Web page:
One crisp autumn day Lucy and her parents decided to go mushrooming on Mount Arrowsmith. The weather conditions were perfect: it was damp and cool after a week of rain and fog. The family hiked along the hard-packed trail for a stretch, then veered off the path and headed deeper into the forested canopy. Lucy loved this family ritual of hunting and gathering wild mushrooms each year. She used a short sturdy branch as a walking stick and peered under fallen tree logs and layers of moss for the hidden treasures. Lucy’s mom always knew the best places to look for edible species and how to identify them. Lucy’s dad carried the basket with their harvest. It didn’t take long before they found two varieties: a handful of golden chanterelles poking out of the wet moss beside a large rock outcropping, and large red lobster mushrooms under the base of a Hemlock tree.
When Lucy came to school on the following Monday morning, she and her mom related this story to me. They brought along a picture of the mushrooms that they had printed off a website and Lucy asked to show it to her classmates. I suggested she set up a floor mat and invite the children who were interested to join her. Over the course of the morning, and in between other schoolwork, Lucy enjoyed showing the picture and sharing her adventures as a mushroom gatherer.
This anecdote is a good example of the Montessori approach to show and tell. It serves to illustrate the numerous benefits that are met for the social, emotional and cognitive development of young children:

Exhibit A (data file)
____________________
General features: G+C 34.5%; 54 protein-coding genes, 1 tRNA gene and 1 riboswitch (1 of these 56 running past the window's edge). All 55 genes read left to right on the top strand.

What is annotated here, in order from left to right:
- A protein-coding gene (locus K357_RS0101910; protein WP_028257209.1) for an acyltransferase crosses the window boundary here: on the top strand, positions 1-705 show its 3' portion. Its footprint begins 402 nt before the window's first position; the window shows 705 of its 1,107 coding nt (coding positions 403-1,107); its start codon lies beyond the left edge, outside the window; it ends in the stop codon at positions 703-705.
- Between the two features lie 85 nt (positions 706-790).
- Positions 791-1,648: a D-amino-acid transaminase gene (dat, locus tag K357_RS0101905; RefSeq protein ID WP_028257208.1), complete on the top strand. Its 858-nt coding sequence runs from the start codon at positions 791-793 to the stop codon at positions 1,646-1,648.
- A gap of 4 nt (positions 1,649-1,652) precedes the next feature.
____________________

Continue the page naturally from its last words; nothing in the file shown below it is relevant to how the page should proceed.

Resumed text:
- The topic of interest was initiated by the child and provided a meaningful opportunity for sharing and exchange of information.
- The opportunity to be spontaneous and share while the event was still fresh and exciting met the needs of the child in the moment of interest.
- The child is able to practice leadership and speaking skills by taking part in the presentation.
- The small group at a mat allows for the children who are interested to join in, and is more manageable.
- The topic could and will likely lead to further discussion, research and learning in the classroom.
Suggested opportunities for sharing might include:
- shells collected at a local beach or from a vacation
- a favourite book
- a new discovery from nature
- a cultural song, story, celebration
Please note: All choices are best made when found in nature or that depict real images. Toys are not suitable for sharing in class. Please ensure books do not depict movies, TV shows or super heroes.